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Thread: Black Powder Granulations

  1. #1
    Boolit Master
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    Black Powder Granulations

    A buddy of mine who has 3 or 4 custom muzzle loading rifles, who is a BIG black powder shooter and a BIG history buff on all things Black Powder, told me that todays granulations are different than back in the old days when black powder was the ONLY powder used.
    He says that 3FG today is like 2FG back in the bygone era.
    ALL he uses is 3FG.
    Now I know that belief and passion about a subject is of great importance to each and every one of us but, is there any historical fact or laboratory evidence to support what he says?
    I don't know where to look myself and I have looked.
    Remember leaving out belief (based on gut feeling) and passion and using as close to near fact as possible is what I am looking for.

    Thank you in advance.
    We Know Mass Cannot Be Weighed But It Has Newtonian Weight And That Is Derived From Kilograms And Kilograms Can Be Converted to Pounds. But, Still Mass Cannot Be Weighed. But How is the kilograms obtained? Can Kilograms Be Weighed? Evidentally Yes It Can. But, Still Mass Cannot Be Weighed So Kilograms Must Not Exist. Funny Isn't It.
    One good thing out of this the next time I'm at the doctors and they want to weigh me I'll tell them mass cannot be weighed.

  2. #2
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    I am of the same thought as your friend.
    The solid soft lead bullet is undoubtably the best and most satisfactory expanding bullet that has ever been designed. It invariably mushrooms perfectly, and never breaks up. With the metal base that is essential for velocities of 2000 f.s. and upwards to protect the naked base, these metal-based soft lead bullets are splendid.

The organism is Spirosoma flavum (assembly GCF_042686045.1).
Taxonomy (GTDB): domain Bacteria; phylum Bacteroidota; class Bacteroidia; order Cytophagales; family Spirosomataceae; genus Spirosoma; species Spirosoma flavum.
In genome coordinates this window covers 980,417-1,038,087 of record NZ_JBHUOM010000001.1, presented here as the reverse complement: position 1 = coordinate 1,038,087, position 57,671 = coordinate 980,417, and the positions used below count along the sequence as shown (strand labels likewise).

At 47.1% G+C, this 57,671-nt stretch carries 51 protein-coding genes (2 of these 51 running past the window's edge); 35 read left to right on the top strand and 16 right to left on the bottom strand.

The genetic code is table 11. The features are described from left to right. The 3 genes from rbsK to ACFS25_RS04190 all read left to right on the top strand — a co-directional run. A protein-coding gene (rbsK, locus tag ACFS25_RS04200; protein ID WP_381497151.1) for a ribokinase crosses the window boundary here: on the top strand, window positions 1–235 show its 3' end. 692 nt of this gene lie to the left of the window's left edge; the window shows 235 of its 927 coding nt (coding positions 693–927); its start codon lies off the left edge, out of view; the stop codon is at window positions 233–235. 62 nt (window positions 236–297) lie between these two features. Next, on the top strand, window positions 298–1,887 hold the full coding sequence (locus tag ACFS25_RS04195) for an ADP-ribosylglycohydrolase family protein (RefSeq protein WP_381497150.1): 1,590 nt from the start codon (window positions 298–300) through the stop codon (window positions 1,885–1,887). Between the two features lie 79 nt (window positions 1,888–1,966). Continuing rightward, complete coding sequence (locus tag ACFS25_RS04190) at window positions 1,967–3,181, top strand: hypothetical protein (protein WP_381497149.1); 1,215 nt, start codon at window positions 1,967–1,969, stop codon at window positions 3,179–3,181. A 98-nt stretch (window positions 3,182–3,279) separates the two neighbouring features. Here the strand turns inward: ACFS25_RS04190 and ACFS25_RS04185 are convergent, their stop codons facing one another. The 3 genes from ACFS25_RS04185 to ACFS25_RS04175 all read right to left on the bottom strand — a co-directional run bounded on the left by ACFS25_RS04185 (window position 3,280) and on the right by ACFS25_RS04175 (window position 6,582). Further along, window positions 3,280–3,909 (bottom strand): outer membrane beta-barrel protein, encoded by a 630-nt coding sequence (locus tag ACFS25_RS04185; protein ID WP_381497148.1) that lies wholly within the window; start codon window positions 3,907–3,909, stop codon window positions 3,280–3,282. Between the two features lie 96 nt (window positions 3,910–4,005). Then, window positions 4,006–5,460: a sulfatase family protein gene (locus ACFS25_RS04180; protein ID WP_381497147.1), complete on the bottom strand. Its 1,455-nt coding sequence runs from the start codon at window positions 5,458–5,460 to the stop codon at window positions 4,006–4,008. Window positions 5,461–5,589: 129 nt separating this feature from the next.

John Taylor - "African Rifles and Cartridges"

    Forget everything you know about loading jacketed bullets. This is a whole new ball game!


  3. #3
    Boolit Grand Master

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    Would be interesting to find a known can from that era and screen it comparing to todays and the screening. It would have to be from a can or keg since coming from loaded cartridges its compressed and dug out

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    Well the southern troops used smaller granules then the Northern troops it was due to trying to make it go further.The South also used a lot of river willow to make their own powder.
    Last edited by SSGOldfart; 05-23-2019 at 06:21 PM. Reason: Window's
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  5. #5
    Boolit Buddy
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    Check out this thread post #7:
    https://www.cascity.com/forumhall/in...?topic=57532.0

    My sentence below paraphrases the point made in the above link.

    If your firearm is producing less than the historical velocity you expected with the historically correct quantity of powder then change to the next finer granulation and re-chrono the load.